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Trilogy of Terror is some kind of freak accident. I'm not sure if there's ever been a made for TV film that has entered the collective zeitgeist of American pop culture as thoroughly as this particular Karen Black vehicle. Though the final story, staring Black and a malevolent wooden Zuni Fetish Doll is the most recognizable, the film itself has been a video favourite since the inception of the format.

Trilogy of Terror: Special Edition
Based on three short stories written by one of the finest horror and Sci-Fi writers ever to put his finger to a typewriter key, Richard Matheson, each mini-film plays out like a lost episode of the original Twilight Zone. This shouldn’t be too shocking when one considers that Matheson was responsible for writing 16 original episodes for the original Rod Sterling series, including the wildly famous 'William Shatner VS Something on the wing' episode.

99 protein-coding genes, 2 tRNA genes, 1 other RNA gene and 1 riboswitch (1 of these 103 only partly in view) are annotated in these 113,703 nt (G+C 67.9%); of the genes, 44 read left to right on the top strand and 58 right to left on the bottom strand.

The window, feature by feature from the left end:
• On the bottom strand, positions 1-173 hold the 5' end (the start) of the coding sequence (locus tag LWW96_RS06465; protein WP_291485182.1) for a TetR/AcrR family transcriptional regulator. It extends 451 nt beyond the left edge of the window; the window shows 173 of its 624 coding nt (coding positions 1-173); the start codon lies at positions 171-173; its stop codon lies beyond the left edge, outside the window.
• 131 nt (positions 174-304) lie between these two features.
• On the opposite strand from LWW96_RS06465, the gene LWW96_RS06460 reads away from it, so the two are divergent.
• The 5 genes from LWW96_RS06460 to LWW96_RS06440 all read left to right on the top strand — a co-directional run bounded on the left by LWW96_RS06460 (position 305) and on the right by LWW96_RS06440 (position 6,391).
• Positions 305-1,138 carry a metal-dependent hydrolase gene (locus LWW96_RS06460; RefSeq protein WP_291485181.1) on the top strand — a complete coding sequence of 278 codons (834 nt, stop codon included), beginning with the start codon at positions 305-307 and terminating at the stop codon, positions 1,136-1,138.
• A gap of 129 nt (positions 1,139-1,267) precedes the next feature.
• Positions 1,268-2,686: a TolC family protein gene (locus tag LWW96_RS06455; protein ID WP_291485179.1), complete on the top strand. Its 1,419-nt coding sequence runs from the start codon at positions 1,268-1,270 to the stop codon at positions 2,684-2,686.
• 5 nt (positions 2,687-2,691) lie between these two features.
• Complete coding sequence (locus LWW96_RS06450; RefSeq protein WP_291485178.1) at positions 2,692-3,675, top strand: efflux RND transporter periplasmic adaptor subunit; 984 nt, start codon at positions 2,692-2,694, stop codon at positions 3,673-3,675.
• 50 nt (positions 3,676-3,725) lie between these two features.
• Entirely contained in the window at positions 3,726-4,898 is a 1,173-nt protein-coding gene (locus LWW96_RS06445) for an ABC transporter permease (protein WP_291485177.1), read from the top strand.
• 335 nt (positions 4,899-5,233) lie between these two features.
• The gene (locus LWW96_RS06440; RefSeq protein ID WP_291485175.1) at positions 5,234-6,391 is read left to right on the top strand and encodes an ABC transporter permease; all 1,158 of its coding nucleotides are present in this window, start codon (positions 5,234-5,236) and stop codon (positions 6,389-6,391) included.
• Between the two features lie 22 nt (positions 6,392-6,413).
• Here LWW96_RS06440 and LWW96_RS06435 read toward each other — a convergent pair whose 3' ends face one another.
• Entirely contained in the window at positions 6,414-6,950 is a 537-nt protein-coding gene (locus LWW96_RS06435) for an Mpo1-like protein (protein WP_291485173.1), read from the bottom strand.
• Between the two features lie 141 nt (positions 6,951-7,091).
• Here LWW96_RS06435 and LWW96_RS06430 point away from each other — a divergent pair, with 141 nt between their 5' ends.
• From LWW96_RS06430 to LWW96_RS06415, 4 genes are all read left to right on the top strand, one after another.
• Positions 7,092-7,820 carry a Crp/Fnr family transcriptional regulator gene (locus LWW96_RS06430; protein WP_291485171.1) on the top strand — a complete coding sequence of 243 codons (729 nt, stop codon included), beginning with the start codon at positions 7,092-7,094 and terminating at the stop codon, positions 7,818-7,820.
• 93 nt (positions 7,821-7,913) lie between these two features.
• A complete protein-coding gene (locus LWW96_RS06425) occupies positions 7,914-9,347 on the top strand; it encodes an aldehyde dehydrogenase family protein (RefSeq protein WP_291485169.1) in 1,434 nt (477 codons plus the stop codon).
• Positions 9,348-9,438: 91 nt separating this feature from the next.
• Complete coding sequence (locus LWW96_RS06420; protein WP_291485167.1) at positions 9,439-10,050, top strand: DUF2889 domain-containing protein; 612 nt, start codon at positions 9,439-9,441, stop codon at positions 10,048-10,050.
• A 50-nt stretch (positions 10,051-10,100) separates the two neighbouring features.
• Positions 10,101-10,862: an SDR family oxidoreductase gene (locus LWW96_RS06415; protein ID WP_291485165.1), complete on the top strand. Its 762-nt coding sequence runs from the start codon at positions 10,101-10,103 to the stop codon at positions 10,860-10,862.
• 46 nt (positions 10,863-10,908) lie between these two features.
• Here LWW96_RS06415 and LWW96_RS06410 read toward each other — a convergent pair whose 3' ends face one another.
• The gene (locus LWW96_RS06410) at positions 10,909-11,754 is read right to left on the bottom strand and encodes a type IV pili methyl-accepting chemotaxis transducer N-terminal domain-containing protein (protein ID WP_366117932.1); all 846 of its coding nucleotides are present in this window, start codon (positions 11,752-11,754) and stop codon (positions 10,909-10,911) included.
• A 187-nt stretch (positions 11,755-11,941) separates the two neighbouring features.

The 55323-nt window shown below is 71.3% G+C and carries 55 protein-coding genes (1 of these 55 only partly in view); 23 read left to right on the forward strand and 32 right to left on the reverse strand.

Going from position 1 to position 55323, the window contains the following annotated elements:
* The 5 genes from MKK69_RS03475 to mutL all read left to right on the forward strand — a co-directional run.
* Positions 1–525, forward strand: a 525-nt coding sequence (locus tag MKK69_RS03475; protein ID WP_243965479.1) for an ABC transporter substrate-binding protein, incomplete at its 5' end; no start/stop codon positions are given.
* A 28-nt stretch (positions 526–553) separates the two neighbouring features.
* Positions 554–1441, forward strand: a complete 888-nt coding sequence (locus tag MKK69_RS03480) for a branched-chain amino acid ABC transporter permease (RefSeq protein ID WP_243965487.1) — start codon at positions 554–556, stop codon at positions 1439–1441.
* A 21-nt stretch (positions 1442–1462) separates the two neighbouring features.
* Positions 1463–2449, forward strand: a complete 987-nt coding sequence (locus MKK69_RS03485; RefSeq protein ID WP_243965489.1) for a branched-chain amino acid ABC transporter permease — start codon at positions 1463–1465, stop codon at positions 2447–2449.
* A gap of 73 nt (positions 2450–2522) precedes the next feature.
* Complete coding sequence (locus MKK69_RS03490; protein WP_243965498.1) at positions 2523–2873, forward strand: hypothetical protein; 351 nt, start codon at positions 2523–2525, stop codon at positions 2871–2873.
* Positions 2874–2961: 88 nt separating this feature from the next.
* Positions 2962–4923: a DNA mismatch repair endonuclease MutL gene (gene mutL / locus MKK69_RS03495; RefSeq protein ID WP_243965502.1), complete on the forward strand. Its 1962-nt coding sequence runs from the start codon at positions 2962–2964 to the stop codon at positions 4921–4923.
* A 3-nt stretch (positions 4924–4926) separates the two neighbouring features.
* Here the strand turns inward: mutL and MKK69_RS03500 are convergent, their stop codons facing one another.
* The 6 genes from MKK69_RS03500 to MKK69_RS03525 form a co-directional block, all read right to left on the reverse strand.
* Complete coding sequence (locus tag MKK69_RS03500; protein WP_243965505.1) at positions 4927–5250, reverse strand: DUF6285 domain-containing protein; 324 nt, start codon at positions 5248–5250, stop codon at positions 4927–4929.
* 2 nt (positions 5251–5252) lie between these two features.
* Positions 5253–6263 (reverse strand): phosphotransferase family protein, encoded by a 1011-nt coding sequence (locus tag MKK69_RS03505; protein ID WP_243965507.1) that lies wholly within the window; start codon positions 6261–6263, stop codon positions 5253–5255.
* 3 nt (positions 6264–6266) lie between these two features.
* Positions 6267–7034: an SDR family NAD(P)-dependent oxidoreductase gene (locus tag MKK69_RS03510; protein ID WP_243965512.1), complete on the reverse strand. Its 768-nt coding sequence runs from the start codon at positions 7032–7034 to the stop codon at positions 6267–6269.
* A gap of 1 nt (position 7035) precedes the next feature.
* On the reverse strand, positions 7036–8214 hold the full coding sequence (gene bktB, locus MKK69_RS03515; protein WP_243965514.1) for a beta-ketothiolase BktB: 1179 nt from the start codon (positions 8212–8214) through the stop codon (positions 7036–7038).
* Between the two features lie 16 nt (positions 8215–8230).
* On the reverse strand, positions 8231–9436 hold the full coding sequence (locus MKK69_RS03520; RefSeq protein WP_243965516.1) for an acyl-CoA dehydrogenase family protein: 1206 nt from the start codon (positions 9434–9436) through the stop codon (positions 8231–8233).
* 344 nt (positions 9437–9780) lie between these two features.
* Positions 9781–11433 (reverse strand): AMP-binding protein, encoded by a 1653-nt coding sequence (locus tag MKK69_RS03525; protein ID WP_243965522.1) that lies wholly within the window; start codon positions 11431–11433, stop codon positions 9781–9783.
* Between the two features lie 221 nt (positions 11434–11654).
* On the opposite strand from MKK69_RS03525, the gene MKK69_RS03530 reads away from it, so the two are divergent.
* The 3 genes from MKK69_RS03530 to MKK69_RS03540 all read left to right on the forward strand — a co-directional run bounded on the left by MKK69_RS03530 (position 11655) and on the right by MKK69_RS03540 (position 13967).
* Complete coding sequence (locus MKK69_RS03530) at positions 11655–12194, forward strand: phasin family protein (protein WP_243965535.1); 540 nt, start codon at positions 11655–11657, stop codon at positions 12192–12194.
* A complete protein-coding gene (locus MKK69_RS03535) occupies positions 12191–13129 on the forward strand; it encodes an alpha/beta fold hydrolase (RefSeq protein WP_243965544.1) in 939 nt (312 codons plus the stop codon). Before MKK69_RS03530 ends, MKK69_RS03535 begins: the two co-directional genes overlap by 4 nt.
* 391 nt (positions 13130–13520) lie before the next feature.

The first horror film I remember ever seeing was John Carl Buechler's Troll. You know, the one where Sonny Bono turns into a giant cocoon? It was at a cousin's Birthday party sleepover, and I was probably seven years old. It scared the crap outta me. This particular late-nite double feature was consummated with the second horror film I ever saw, Dan Curtis' Trilogy of Terror.

I made sure to ask my older cousin what the film was rated as my mother had made it perfectly clear that I was not allowed to watch anything with an 'R' rating (I was a well behaved child). My wiser kindred assured me that the film was not rated 'R' was 'unrated', meaning it was so violent that the grownups couldn't even think of a letter high enough in the alphabet to rate it. This wasn't going to be 'X' rated, it was even beyond a 'Z' rating.

Trilogy of Terror: Special Edition
I now know that the film was made for '70s television, and was 'unrated' because it had never been submitted to the MPAA. There's nothing in the film that couldn't have easily passed the era's television standards, but that didn't stop little Gabriel Powers from covering his eyes during the final story, which was actually the only one we ended up watching (short attention spans). I feel the need note that we woke up the next morning to a third film, Amityville Horror 3 (not in 3-D). All in all, it was a memorable two days.

Act 1: Julie